Association football is organised on a separate basis in each of the four constituent countries that make up the United Kingdom (UK), with each having a national football association responsible for the overall management of football within their respective country. There is no United Kingdom national football team. Football has been the most popular sport in the UK since the 1860s. Rugby union, rugby league and cricket are other popular sports.

Coach (sport) person involved in directing, instructing and training sportspeople

In sports, a coach is a person involved in the direction, instruction and training of the operations of a sports team or of individual sportspeople. A coach may also be a teacher.

Bobby Robson English association football player and manager

Sir Robert William Robson was an English footballer and football manager. His career included periods playing for and later managing the England national team and being a UEFA Cup-winning manager at Ipswich Town F.C.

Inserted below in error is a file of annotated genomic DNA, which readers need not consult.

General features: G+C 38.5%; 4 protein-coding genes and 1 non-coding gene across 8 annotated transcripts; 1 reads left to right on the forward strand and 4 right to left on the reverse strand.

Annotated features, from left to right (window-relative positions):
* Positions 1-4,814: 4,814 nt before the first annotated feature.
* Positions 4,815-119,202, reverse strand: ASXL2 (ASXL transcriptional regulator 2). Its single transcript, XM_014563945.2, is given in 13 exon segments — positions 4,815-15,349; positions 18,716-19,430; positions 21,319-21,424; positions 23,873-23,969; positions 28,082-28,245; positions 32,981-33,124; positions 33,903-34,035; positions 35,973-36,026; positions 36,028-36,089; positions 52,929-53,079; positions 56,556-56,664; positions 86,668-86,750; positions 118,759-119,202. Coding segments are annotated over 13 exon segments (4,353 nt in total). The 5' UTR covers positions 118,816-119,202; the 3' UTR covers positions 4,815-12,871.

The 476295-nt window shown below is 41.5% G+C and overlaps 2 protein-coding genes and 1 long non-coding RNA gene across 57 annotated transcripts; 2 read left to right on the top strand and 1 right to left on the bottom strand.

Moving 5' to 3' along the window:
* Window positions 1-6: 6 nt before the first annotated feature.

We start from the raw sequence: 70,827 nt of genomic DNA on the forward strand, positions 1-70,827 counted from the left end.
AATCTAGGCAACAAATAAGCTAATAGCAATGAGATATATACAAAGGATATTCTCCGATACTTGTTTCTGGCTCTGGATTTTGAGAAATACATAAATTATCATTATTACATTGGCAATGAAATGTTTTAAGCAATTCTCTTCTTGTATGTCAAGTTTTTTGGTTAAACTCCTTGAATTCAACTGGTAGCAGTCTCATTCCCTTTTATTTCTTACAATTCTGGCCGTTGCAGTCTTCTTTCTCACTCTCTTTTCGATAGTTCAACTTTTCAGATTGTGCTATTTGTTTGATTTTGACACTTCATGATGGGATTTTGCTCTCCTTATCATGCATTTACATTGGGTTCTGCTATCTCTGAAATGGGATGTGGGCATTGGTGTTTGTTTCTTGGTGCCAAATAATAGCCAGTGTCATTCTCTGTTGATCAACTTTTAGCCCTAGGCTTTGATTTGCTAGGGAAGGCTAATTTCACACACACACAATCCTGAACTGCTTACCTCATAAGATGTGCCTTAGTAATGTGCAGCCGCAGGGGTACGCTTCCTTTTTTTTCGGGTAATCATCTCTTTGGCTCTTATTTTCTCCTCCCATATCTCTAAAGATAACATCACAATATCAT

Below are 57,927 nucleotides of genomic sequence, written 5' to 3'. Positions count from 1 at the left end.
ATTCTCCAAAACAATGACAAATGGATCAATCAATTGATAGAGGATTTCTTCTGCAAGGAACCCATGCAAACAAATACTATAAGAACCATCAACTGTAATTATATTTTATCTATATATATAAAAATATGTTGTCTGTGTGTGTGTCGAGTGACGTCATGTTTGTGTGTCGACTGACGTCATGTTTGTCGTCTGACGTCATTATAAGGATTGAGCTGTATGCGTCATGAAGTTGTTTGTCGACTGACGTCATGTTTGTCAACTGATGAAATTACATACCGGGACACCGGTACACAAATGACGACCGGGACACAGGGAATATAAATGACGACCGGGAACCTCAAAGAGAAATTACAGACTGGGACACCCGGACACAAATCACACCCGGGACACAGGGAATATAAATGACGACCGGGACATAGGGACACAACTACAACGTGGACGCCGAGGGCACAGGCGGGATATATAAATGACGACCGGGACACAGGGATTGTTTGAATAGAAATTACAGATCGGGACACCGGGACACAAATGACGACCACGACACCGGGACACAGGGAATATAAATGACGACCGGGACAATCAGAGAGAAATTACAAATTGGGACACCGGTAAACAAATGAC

The responsibilities of a European football manager or head coach tend to be divided up in North American professional sports, where the teams usually have a separate general manager and head coach (known as a field manager in baseball), although occasionally a person may fill both these roles. While the first team coach in football is usually an assistant to the manager who actually holds the real power, the American-style general manager and head coach have clearly distinct areas of responsibilities. For example, a typical European football manager would have the final say on in-game decisions (including player line-ups), and off-the-field and roster management decisions (including contract negotiations). In American sports, these duties would be handled separately by the head coach and general manager, respectively.

See also

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References

  1. Europe's top coaches convene in Nyon. UEFA website. 2 September 2015
  2. "Manager or Coach?". Football Italia. 5 September 2008. Retrieved 30 January 2011.